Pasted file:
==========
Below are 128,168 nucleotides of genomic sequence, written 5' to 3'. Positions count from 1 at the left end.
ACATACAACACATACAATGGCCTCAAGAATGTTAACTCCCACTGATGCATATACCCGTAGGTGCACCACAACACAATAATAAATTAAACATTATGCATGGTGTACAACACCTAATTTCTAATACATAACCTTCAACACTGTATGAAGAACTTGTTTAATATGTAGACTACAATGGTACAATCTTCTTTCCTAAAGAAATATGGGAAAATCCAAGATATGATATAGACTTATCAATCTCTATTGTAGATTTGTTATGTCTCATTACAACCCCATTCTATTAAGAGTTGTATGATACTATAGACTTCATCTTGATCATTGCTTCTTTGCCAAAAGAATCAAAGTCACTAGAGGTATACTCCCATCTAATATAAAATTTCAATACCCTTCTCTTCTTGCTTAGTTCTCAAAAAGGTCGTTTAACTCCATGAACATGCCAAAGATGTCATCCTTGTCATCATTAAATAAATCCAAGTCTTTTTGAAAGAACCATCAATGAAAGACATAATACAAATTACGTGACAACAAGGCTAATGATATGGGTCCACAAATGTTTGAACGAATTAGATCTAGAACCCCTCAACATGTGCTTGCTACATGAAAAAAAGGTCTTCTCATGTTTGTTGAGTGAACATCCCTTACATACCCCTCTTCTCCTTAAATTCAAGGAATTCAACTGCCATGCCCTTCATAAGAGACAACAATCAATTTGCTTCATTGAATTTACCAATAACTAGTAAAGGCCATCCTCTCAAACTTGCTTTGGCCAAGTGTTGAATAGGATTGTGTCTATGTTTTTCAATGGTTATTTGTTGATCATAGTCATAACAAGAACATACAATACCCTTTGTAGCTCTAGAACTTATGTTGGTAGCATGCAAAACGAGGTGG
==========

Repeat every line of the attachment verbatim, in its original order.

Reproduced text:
Below are 128,168 nucleotides of genomic sequence, written 5' to 3'. Positions count from 1 at the left end.
ACATACAACACATACAATGGCCTCAAGAATGTTAACTCCCACTGATGCATATACCCGTAGGTGCACCACAACACAATAATAAATTAAACATTATGCATGGTGTACAACACCTAATTTCTAATACATAACCTTCAACACTGTATGAAGAACTTGTTTAATATGTAGACTACAATGGTACAATCTTCTTTCCTAAAGAAATATGGGAAAATCCAAGATATGATATAGACTTATCAATCTCTATTGTAGATTTGTTATGTCTCATTACAACCCCATTCTATTAAGAGTTGTATGATACTATAGACTTCATCTTGATCATTGCTTCTTTGCCAAAAGAATCAAAGTCACTAGAGGTATACTCCCATCTAATATAAAATTTCAATACCCTTCTCTTCTTGCTTAGTTCTCAAAAAGGTCGTTTAACTCCATGAACATGCCAAAGATGTCATCCTTGTCATCATTAAATAAATCCAAGTCTTTTTGAAAGAACCATCAATGAAAGACATAATACAAATTACGTGACAACAAGGCTAATGATATGGGTCCACAAATGTTTGAACGAATTAGATCTAGAACCCCTCAACATGTGCTTGCTACATGAAAAAAAGGTCTTCTCATGTTTGTTGAGTGAACATCCCTTACATACCCCTCTTCTCCTTAAATTCAAGGAATTCAACTGCCATGCCCTTCATAAGAGACAACAATCAATTTGCTTCATTGAATTTACCAATAACTAGTAAAGGCCATCCTCTCAAACTTGCTTTGGCCAAGTGTTGAATAGGATTGTGTCTATGTTTTTCAATGGTTATTTGTTGATCATAGTCATAACAAGAACATACAATACCCTTTGTAGCTCTAGAACTTATGTTGGTAGCATGCAAAACGAGGTGG